The California State Bar currently has before it a proposal to license legal paraprofessionals (paralegals, legal document assistants, and unlicensed J.D and L.L. M. holders) to provide legal advice and, in limited instances, represent parties in court. This proposal should it pass, could have a huge impact on providing legal resources to many Californians who are involved in a civil dispute but cannot afford legal representation. The proposal states that the legal paraprofessional will be a licensed and regulated professional who can provide legal advice and representation within the authorized practice area in which they are licensed.
How is a Paraprofessional different from a Paralegal?
The difference is paraprofessionals will be licensed to practice without attorney supervision. The key words there are “without attorney supervision.” Currently, if a paralegal were to provide legal advice on any subject matter, they are committing the unauthorized practice of law and can be fined or convicted of a misdemeanor. While the paraprofessional cannot represent a party in a jury trial or criminal case, examples of tasks they could accomplish are: Clear a debt record, file a name or gender change, file a simple divorce, create custody agreements, or expunge a criminal record.
Why do we need licensed legal professionals? – Why don’t they just get an attorney?
Let me give you a hypothetical. Fred falls and breaks his leg. He has no medical insurance, so going to the hospital or urgent care is not an option. Fred can either live with the broken leg, or he can look up videos on YouTube and consult WebMD to attempt to fix the broken leg himself. Neither of those options is desirable, but that’s exactly how the current legal arena works. Many Californians cannot afford a lawyer so are deprived of essential legal resources when confronted with a legal problem. The affected parties are typically fighting for basic needs and rights, issues like fraud, health care, landlord/tenant disputes, discrimination, government benefits, adoption, and divorce. Imagine trying to navigate these waters with little to no help, while the opposing party has access to tools and resources that you cannot afford. The playing field is not level, and the chances of prevailing are slim to none.
What is the Justice Gap?
This lack of affordable legal representation that limits an individual’s access to justice is referred to as the justice gap. Some statistics provided by the State Bar of California might help illustrate the extent of this gap:
- A majority of Californians at all income levels experience at least one legal problem in a given year, yet they receive inadequate or no legal help for 85 percent of their reported legal problems.
- Nearly 12 million California adults in households earning a combined income that exceeds the limit to qualify for free legal aid experience at least one civil legal problem in a year.
- A Californian with an annual salary of $75,000 would have to work nearly 10 hours to pay for one hour of legal services at the average hourly rate of a California attorney: approximately $340 in 2020. For comparison purposes, this salary estimate is close to the median income for California firefighters.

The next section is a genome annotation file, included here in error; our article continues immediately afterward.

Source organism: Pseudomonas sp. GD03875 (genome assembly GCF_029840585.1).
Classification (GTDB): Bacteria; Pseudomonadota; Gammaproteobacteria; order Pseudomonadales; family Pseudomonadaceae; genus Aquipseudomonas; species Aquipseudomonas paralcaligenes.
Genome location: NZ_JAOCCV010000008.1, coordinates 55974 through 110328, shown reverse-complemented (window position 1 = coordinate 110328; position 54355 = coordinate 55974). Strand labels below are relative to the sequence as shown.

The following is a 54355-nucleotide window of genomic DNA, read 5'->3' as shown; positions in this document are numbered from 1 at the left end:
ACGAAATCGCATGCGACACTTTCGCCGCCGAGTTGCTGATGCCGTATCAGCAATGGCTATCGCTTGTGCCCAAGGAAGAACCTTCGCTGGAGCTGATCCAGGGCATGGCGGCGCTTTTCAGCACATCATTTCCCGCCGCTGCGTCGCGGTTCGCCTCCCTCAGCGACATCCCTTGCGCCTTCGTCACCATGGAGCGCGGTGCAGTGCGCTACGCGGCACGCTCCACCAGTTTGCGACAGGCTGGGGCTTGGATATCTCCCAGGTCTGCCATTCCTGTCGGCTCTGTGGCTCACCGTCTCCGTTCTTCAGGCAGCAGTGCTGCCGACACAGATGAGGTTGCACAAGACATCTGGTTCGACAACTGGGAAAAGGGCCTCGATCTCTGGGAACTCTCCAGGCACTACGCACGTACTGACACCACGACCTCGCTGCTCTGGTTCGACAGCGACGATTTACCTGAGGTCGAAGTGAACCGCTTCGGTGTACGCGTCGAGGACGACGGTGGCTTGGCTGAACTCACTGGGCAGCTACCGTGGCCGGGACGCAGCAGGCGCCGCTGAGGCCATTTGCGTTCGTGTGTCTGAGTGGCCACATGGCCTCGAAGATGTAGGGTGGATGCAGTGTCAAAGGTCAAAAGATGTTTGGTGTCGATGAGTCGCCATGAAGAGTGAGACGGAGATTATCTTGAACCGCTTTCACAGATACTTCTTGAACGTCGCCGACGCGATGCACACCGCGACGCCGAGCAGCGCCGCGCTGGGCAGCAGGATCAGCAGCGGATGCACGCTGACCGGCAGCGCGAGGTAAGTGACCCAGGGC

- To fully meet the needs of Californians currently eligible for legal aid, the state would need more than 13,000 more legal aid attorneys. That’s more than eight times the current number of State Bar-funded legal aid attorneys.
Will the paraprofessional be regulated?
Every three years, Paraprofessionals will be required to post a $100,000 bond, contribute to a client security fund, and complete 36 hours of continuing legal education, including 28 hours in their practice area. They will also be required to report the fees they charge to clients. Paraprofessionals are also required to disclose to the client that they are not a lawyer and explain the client may need a lawyer if the case goes beyond the scope of the paraprofessional’s practice. The disciplinary standards will mirror the ethics rules attorneys are required to follow. Under the California proposal, paraprofessionals would have to either complete a J.D. or LL.M; or have completed a paralegal program; or be a qualified legal document assistant. They would have to undergo coursework covering court and ethics basics, legal topics specific to their practice areas, as well as 1,000 hours of practical training, testing, and finally be subjected to a moral character evaluation.
Where is the proposal now?
The State Bar is currently gathering public comment on the proposal. You can read the full report here: https://www.calbar.ca.gov/Portals/0/documents/publicComment/2021/CPPWG-Report-to-BOT.pdf and you can submit your comments to the bar here: https://fs22.formsite.com/sbcta/jkzblts9fd/index.html. Comments are due by January 12, 2022.
After the comment period and any revisions to the proposed program resulting from that process, the State Bar’s Board of Trustees will consider the final proposal in early 2022. Any proposal approved by the Board would then go to the California Supreme Court and the State Legislature for review and approval.
Amy Jo McGuigan, a paralegal at Swanson & McNamara LLP, is the Paralegal Section’s Vice-Chair.